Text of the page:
AuthorDuran, M.
  1. Introduction

    The history of the Camino de Santiago dates back to King alfonso II's pilgrimage from Oviedo to venerate the remains of Apostle St James found in Compostela. thus officially becoming the first pilgrim and inaugurating the route of the so-called Camino Primitivo [Primitive Way]. From the eighth century to the present, an endless stream of walkers of different races, ages, gender, continents and social status have come to Santiago de Compostela (Spain) along the different routes, carrying motivations of different types in their backpacks: some recreational, others religious and for many it is a combination of both. The aim of this work is to ascertain the variables that have a bearing on the intention to do the Camino de Santiago, taking into account that in recent years and according to the data collected in the Office of the Pilgrim of Santiago de Compostela (Galicia, Spain), participation has been increasing exponentially, making the different routes of the Camino de Santiago among the world's most travelled. From psychology in general, and from social psychology in particular, our interest lies in determining the variables that influence the intention to do the Camino de Santiago and discovering which of them are involved in its undertaking, i.e. what exactly drives or encourages pilgrims to walk hundreds of kilometres to earn their Compostela pilgrimage certificate.

    As Bosnjak, Ajzen, and Schmidt (2020) point out, from a psychosocial perspective, one of the theories that have provided the greatest empirical support for the explanation of the intention of conduct has been the Theory of Planned Behaviour (TPB). In accordance with this theory, the immediate determinant of behaviour is behavioural intention. This, in turn, is determined by the attitude towards the behaviour, the subjective norm and perceived behavioural control. Nonetheless, there are factors which can limit the subjects' desire to follow a determined behaviour. Accordingly, perceived control, along with intention, is also considered to be an immediate determinant of behaviour.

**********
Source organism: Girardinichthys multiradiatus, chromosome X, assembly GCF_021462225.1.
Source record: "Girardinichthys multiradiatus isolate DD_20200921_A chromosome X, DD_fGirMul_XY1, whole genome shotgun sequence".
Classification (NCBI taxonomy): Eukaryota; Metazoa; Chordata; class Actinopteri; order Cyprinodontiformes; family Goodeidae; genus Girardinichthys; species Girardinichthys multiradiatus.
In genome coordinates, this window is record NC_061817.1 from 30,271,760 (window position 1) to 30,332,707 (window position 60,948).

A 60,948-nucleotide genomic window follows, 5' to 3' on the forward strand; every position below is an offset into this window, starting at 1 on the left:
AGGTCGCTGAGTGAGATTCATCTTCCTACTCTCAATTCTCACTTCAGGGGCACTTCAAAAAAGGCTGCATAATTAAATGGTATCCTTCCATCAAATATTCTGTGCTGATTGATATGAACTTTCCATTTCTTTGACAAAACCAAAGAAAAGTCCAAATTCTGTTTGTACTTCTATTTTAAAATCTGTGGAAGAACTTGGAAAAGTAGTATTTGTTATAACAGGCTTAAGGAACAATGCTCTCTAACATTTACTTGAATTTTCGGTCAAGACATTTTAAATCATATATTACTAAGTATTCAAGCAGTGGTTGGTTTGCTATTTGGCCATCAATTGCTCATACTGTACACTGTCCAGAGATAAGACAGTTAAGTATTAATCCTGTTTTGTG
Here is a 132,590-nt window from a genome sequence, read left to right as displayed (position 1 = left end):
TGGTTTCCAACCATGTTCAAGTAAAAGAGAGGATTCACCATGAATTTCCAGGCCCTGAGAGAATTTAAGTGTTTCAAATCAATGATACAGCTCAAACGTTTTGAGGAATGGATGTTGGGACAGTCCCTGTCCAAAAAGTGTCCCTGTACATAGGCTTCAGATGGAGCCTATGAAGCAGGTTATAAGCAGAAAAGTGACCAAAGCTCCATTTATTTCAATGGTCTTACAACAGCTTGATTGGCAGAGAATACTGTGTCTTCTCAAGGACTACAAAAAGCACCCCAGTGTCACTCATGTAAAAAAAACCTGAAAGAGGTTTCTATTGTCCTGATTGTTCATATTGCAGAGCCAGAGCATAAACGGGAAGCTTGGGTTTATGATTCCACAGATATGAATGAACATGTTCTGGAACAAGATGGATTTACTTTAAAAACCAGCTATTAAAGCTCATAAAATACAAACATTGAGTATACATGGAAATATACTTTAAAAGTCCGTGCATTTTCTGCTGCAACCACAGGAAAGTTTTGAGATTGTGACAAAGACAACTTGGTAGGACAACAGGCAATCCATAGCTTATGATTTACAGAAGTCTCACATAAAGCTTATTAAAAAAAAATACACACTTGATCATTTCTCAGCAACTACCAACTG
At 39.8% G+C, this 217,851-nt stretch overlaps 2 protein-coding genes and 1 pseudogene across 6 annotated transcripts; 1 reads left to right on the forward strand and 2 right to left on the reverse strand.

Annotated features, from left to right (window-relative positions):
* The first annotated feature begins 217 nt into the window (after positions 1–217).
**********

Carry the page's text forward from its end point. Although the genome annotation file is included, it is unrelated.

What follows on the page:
One further advantage of the TPB is its capacity for incorporating additional relevant influences. Since the formulation of the theory, a large number of studies have been conducted which have included different variables with the aim of increasing the explanatory power thereof. In this work, additional emotional variables have been incorporated, given that they have functioned in other studies, those referred to above, and to date have never been included in the scope of study of the Camino de Santiago.

    Here, it should be noted that the consideration of emotions in the setting of this theory is not new. Ajzen himself, in a study from 2013 in collaboration with Sheikh, examined the 'anticipated emotion' variable within the framework of the TBP Despite these authors concluding that this variable has a significant bearing on intent, they also assert that its contribution is merely residual, meaning that it would not require a measure of its own as it would be included in the measure of attitude. However, the behavioural intent studied here can have a high emotional involvement that is difficult to address in its entirety from a socio-cognitive model, such as the TBP, which considers the individual from a basically rational perspective. In the setting of social psychology, recent studies support the inclusion of emotional variables into the original model (Duran, Ferraces, Rodriguez, and Sabucedo 2016, Duran, Ferraces, Rodriguez, Rio, and Sabucedo 2017).

    Moral norm differs from the subjective norm insofar as the latter is subject to self-approval and not to the approval of others. Owing to the characteristics of the behaviour studied here, and the existence of certain studies that have found a modest, although direct and significant contribution with the intention of carrying out other kinds of intentions by introducing this variable into the explanation of the model (Jellema, Abraham, Schaalma, Gebhardt, and Empelen 2013, Duran et al. 2016), it was also decided to incorporate it in the proposal for our explanatory model.

    Owing to the foregoing, the principal objectives of this study can be specified as follows : 1) to ascertain the contribution of variables inherent in TBP in the explanation of the intention to undertake the Camino de Santiago; 2) to ascertain the possible...

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